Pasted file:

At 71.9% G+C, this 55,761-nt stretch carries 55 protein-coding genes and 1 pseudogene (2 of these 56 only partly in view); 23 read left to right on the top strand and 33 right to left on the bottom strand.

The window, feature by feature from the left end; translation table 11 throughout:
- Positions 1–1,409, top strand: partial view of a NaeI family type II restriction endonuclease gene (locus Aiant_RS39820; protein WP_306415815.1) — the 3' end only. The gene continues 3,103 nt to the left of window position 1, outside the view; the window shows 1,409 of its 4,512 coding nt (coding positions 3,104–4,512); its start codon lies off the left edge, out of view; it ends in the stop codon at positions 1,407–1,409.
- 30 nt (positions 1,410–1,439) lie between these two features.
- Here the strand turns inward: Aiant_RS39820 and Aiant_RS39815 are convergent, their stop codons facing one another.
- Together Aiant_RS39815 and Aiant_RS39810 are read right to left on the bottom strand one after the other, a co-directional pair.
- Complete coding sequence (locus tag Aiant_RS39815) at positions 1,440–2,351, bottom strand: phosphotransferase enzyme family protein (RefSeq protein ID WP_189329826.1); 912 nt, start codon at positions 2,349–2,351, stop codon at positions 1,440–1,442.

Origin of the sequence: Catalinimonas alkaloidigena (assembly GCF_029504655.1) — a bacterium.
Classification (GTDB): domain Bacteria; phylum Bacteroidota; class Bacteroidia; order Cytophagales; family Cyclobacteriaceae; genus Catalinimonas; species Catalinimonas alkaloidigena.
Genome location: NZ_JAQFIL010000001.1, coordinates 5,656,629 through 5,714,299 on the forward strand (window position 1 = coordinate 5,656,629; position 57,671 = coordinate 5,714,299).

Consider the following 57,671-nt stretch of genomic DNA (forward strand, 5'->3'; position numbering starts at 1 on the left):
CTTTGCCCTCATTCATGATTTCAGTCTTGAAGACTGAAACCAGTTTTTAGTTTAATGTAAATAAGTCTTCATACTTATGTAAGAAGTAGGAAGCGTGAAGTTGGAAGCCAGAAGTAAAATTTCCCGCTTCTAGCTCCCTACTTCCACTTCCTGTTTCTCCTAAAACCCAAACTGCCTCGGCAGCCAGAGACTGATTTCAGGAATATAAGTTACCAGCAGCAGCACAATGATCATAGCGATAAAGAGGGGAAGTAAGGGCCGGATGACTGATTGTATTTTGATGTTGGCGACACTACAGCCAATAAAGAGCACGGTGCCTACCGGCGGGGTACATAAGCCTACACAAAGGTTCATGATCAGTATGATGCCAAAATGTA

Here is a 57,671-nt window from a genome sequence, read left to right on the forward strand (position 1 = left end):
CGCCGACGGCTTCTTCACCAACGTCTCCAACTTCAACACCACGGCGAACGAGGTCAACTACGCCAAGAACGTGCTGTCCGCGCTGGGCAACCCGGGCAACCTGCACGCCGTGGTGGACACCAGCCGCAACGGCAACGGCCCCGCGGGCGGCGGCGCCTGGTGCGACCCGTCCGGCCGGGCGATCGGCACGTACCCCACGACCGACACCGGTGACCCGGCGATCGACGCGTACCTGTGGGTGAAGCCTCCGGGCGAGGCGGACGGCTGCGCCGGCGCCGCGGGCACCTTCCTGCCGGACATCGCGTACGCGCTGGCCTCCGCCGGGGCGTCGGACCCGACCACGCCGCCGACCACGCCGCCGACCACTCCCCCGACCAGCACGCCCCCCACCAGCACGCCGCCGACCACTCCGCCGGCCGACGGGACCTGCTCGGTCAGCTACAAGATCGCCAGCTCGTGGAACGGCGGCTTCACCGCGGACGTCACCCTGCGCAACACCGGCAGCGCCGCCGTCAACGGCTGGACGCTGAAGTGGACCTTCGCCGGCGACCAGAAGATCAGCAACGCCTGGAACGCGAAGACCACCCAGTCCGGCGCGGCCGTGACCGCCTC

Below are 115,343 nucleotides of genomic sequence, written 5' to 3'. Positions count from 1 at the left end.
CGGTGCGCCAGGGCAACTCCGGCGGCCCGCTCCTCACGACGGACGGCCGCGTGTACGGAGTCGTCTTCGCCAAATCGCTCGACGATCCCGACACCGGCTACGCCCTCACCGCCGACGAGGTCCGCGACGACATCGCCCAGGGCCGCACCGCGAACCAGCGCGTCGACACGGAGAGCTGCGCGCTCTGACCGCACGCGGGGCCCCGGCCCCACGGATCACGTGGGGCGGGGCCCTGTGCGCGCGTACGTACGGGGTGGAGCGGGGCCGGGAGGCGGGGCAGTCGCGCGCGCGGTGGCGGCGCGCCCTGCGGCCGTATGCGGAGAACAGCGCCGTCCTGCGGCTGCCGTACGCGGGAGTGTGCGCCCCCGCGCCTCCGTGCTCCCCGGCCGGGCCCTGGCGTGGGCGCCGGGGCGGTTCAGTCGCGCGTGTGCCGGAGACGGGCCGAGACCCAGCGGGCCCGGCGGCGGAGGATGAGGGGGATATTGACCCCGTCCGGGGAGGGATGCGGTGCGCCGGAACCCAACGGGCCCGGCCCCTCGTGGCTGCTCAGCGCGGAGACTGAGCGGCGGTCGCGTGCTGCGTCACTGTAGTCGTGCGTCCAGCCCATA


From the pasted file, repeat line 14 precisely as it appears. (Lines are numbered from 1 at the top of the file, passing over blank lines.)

CGCCGACGGCTTCTTCACCAACGTCTCCAACTTCAACACCACGGCGAACGAGGTCAACTACGCCAAGAACGTGCTGTCCGCGCTGGGCAACCCGGGCAACCTGCACGCCGTGGTGGACACCAGCCGCAACGGCAACGGCCCCGCGGGCGGCGGCGCCTGGTGCGACCCGTCCGGCCGGGCGATCGGCACGTACCCCACGACCGACACCGGTGACCCGGCGATCGACGCGTACCTGTGGGTGAAGCCTCCGGGCGAGGCGGACGGCTGCGCCGGCGCCGCGGGCACCTTCCTGCCGGACATCGCGTACGCGCTGGCCTCCGCCGGGGCGTCGGACCCGACCACGCCGCCGACCACGCCGCCGACCACTCCCCCGACCAGCACGCCCCCCACCAGCACGCCGCCGACCACTCCGCCGGCCGACGGGACCTGCTCGGTCAGCTACAAGATCGCCAGCTCGTGGAACGGCGGCTTCACCGCGGACGTCACCCTGCGCAACACCGGCAGCGCCGCCGTCAACGGCTGGACGCTGAAGTGGACCTTCGCCGGCGACCAGAAGATCAGCAACGCCTGGAACGCGAAGACCACCCAGTCCGGCGCGGCCGTGACCGCCTC